Topic: Outdoor Lighting

Date Posted: Thursday, October 29, 2015
Posted by: Tanya Zanfa (Master Admin)

Updgrade your outdoor space with lighting

Updgrade your outdoor space with lighting

In daylight, it might take well-maintained landscaping to make your backyard picture perfect. But at night, all you really need is light.

Proper lighting not only extends the use of your outdoor space past sunset, but it can transform your yard's appearance, making it look larger, more interesting or cozier after dark.

"We get to pick and choose at night what we want to allow you to see and what we want to transform (using light)," said Bill Wandsnider, registered landscape architect and owner of Wandsnider Landscape Architects.

Most landscape lighting is low voltage, so it's possible for homeowners to install it themselves. Plug into a transformer and bury cords under mulch or soil where you don't plan to dig.


Wandsnider and other landscape designers use two main types of lighting to achieve a variety of looks: uplighting and downlighting.

Wandsnider said he typically uses about 70% uplighting and 30% downlighting in a landscape.

Uplighting is used to shine light up at trees or architecture, highlighting it and casting shadows.

The effect can take a tree that's ugly by day and "put lights on it to turn it into this incredible piece of art" by night, Wandsnider said.

Patty Tagliapietra, landscape and interior designer and owner of Studio Mira LLC, said the ideal way to uplight a tree is to position two lights shining up from opposing directions.

Small trees with foliage close to the ground work well for uplighting.

Uplighting a sculpture or gazebo lets you enjoy it even from inside the house.

Downlighting can be used to light a structure or tree from near its top. Path lights — fixtures that can look like mushrooms — are considered downlighting and work well to light walkways and planting beds.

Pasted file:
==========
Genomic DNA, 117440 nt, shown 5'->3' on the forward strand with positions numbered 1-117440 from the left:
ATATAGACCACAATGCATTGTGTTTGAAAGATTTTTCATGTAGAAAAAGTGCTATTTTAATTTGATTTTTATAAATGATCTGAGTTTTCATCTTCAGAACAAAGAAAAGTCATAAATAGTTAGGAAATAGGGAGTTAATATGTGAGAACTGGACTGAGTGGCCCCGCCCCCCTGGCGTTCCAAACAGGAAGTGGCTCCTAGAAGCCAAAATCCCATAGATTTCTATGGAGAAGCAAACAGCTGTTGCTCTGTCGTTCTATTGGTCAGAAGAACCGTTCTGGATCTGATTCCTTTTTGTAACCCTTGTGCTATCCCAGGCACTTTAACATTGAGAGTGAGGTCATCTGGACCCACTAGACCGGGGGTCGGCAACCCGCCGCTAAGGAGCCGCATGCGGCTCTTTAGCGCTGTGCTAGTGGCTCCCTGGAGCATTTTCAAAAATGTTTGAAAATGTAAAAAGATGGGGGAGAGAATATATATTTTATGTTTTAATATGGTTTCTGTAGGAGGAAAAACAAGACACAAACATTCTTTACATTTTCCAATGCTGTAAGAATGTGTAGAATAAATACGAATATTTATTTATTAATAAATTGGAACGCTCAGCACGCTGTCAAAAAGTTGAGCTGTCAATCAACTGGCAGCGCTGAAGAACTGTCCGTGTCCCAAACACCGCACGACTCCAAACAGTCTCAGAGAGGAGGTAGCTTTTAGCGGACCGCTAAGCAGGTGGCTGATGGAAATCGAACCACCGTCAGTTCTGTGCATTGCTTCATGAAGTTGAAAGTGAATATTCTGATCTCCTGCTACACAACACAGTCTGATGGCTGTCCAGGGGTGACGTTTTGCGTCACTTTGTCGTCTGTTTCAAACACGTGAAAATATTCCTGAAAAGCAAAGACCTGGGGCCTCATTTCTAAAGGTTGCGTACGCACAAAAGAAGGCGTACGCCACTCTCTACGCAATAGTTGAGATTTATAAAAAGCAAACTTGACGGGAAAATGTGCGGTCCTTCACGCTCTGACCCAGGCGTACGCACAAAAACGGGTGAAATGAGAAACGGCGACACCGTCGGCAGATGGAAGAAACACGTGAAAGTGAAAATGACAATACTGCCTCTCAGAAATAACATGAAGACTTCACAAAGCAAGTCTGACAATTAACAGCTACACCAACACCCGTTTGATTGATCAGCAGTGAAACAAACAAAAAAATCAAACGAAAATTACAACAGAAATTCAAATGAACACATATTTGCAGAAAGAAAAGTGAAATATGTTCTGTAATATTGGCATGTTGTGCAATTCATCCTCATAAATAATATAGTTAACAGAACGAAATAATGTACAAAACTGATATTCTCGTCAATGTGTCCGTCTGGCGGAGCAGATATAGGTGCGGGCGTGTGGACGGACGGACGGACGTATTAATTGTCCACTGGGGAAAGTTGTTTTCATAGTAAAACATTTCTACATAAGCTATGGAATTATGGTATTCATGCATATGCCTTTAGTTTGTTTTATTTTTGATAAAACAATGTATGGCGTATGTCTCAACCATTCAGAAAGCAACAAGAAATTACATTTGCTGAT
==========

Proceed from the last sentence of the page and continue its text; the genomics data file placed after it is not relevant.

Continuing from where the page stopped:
Tagliapietra and Wandsnider agree that less is more when it comes to path lighting.

"You don't want to run lights along a walkway so it looks like a Boeing 747 is ready to land," Wandsnider said.

He suggested positioning path lights near flowers to highlight color at night.


■To make your yard appear larger, think about the foreground, middle ground and background.

Wandsnider recommends lighting a tree along your property line in addition to an element in the middle ground to aid in depth perception.

■Light steps or changes in grade for safety reasons. A lighted landscape also enhances your home's security.

■Pay attention to the direction that the light is shining. Avoid shining into eyes or at your neighbor's house.

■String lights — not to be confused with Christmas lights — create a festive atmosphere when hung under an umbrella or strung across the yard.

■Cozy up your patio with candles in jars or lanterns. Flameless candles are convenient.

■A lighting specialist can help you create a dramatic effect by lighting a fountain, pond or pool from under water.

■"Simpler is better" when it comes to fixtures, said Tagliapietra. Choose timeless styles that match your house, and keep in mind that finishes like bronze and copper will change colors after being exposed to the elements.

■LED lights are a smart choice. They use less energy, last longer and require less maintenance. LED bulbs can even be used in some systems that aren't designed for them.

■There are many options for programmable lighting, including timers, sensors and lights that are controlled from your smartphone.

■Wisconsin is not well suited for solar lighting. Weather conditions here make solar-powered lights unstable.

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